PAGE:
Shortly after dawn on the morning of the 18th of May, Archbishop Cranmer arrived to hear her confession. She had also summoned Kingston, to hear her swear upon her soul that she was innocent of what she had been accused of.She had resigned herself to death. She no longer feared it, and besides, the king had sent for a swordsman from Calais, who was reportedly extremely good. How can one truly know if he is good, she thought to herself, when those on the receiving end can not speak to comment on his prowess? Surely we, the doomed, are the only ones able to pass judgement on an executioner's skill if there be a brief few seconds in which life still lingers. Does life still linger? Or is death instantaneous? How can one be sure of this, without being subject to it themselves?

She was broken from her thoughts by the opening of the heavy wooden door to her rooms. A short man entered, bearing a rolled piece of paper, tied with red ribbon and bearing Cromwell's seal.Is this my clemency at last? Has the king relented? Her heart lifted a little in her chest at this thought. Her eyes gleamed with hope and her hands, still clasped in prayer, gripped themselves so tightly that the knuckles on her slender hands began to turn white."My lady," Kingston began, after running his eyes over the letter. "Master Cromwell bids me to inform you that the executioner has been delayed on the road from Dover. He shall not be here until noon. Your sentence is postponed, therefore, until then."Her eyes dropped to the floor. What little hope that had remained died quickly."My lady?" Kingston inquired. She had remained silent, staring only at the floor – a feat most uncharacteristic for the brazen queen."Forgive me," She said, steeling herself and her emotions. "Forgive me, I am very sorry to hear this, for I thought to be dead by now and past my pain!"Kingston looked sympathetically at the young woman."You shall not feel any pain, my lady. The executioner's blade is said to be very subtle."She smiled. Poor Kingston, I do not fear the pain of death, nor is that what I refer to, she thought to herself. Rather, I wish to be past the pain that life inflicts!"In any case," she said, a smile breaking out on her lips. "I have only a little neck." Then she began to laugh. At first a small giggle, and then all at once, hysterically.Kingston took her laughter to be a gladness regarding death, and thought her truly gone mad. When he and bishop Cranmer had left, she began to cry. Her ladies comforted her as she fell to her knees and cried heartily.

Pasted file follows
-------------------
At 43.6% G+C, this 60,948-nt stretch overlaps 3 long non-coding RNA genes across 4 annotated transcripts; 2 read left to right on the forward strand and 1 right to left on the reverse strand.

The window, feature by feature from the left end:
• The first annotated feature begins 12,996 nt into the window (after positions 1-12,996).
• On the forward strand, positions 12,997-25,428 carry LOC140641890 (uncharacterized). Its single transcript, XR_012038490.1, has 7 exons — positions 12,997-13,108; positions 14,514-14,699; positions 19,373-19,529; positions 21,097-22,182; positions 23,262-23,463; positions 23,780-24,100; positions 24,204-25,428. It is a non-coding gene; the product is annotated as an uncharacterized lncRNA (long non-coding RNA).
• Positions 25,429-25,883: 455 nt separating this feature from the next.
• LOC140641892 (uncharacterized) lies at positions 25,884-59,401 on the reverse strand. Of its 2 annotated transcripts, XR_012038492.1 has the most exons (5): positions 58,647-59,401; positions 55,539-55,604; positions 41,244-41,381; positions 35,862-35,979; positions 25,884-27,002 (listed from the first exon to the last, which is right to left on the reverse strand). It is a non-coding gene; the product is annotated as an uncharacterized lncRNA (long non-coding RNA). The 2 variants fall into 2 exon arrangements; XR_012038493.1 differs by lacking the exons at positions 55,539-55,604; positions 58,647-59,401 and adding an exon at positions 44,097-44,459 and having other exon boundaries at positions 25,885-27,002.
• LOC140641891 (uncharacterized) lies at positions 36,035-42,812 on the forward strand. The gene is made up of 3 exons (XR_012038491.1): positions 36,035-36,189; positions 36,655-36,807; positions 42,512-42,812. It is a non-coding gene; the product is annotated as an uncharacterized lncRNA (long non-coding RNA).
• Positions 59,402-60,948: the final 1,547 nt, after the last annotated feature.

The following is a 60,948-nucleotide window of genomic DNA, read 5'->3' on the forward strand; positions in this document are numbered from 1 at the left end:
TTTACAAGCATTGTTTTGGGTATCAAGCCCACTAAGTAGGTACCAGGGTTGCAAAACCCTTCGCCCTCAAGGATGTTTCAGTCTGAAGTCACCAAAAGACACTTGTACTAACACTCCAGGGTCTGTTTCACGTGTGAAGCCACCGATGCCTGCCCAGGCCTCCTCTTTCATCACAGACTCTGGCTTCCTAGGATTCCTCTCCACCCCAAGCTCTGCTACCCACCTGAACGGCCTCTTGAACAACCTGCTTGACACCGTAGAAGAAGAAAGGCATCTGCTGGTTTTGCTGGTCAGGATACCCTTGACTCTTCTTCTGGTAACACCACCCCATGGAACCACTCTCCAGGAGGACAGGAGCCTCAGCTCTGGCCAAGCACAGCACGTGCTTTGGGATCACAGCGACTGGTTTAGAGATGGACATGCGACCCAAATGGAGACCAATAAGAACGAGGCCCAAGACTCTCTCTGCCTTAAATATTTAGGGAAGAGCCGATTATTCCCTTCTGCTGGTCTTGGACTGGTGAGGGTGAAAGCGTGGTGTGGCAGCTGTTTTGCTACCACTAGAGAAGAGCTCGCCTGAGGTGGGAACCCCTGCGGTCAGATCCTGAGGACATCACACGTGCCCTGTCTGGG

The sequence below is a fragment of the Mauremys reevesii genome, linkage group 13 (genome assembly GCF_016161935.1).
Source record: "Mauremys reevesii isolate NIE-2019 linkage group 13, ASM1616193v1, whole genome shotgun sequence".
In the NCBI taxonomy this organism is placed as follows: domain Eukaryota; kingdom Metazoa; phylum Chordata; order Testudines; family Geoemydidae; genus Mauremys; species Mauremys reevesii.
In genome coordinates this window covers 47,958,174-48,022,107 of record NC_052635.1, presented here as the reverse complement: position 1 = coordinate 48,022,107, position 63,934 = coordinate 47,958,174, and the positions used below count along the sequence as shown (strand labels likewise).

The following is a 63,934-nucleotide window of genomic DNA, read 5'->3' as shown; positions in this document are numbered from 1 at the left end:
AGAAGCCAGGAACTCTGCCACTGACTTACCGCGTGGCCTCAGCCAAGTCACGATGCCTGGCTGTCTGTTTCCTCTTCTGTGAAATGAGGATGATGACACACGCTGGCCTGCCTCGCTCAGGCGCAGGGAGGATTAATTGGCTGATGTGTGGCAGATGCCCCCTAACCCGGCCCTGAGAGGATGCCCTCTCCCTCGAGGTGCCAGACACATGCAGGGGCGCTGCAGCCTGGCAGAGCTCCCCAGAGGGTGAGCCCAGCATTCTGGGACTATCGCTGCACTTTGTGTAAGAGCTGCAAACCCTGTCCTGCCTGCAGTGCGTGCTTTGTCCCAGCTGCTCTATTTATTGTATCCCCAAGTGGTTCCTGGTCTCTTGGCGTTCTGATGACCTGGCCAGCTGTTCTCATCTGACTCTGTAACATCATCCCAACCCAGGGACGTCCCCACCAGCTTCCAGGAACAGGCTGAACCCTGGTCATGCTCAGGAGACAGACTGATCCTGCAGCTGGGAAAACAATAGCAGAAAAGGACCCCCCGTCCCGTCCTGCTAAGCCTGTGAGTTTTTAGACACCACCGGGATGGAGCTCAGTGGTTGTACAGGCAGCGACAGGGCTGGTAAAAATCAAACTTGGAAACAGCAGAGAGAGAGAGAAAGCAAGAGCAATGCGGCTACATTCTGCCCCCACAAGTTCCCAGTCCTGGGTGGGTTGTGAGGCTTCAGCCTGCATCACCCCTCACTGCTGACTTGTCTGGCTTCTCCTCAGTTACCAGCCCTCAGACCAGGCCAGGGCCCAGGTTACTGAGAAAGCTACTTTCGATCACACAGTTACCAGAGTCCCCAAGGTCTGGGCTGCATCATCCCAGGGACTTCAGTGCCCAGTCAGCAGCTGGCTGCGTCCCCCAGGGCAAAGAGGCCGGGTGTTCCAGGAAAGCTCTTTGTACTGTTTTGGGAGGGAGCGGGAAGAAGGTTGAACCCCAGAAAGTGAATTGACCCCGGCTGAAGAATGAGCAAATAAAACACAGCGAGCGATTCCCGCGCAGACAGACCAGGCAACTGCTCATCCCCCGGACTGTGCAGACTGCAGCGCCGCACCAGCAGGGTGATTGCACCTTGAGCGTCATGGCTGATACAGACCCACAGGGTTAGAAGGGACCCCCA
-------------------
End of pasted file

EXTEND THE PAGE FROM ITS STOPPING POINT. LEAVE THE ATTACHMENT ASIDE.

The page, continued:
Noon arrived, and she had prepared herself as much as one can for death. Noon arrived, but the executioner however, did not. It was Kingston again that brought her the news."The executioner has been delayed again, madam. I regret to tell you that you shall have to wait until tomorrow morning. Your sentence will be carried out at 9 o'clock tomorrow.""I am not to die today?" She said, feeling rather numb."No, my lady.""Forgive me, it is not that I desire death," She said quietly "But I have found myself at peace with the fact, and I fear that a longer delay shall weaken my resolve."Kingston could only smile sympathetically and leave her. As he left, she sat slowly down into a chair by the window."The waiting shall drive her mad." One of her ladies whispered to another."I fear it already has." The other replied, glancing worriedly at the broken women that had been their queen.

The next morning followed another sleepless night. The queen was silent and appeared calm as she dressed. She glanced out of the window and saw that the scaffold had been finished and was ready and waiting for her. The low wooden block sat rather menacingly in the centre. A black cloth had been draped over the scaffold and the floor had been strewn with straw. Already there was a large crowd waiting.Kingston appeared once more and said: "Madam, the hour approaches. You must make yourself ready.""I have been long prepared." She replied coldly as he handed her a small purse containing £20 for her to pay the executioner and give alms to the poor.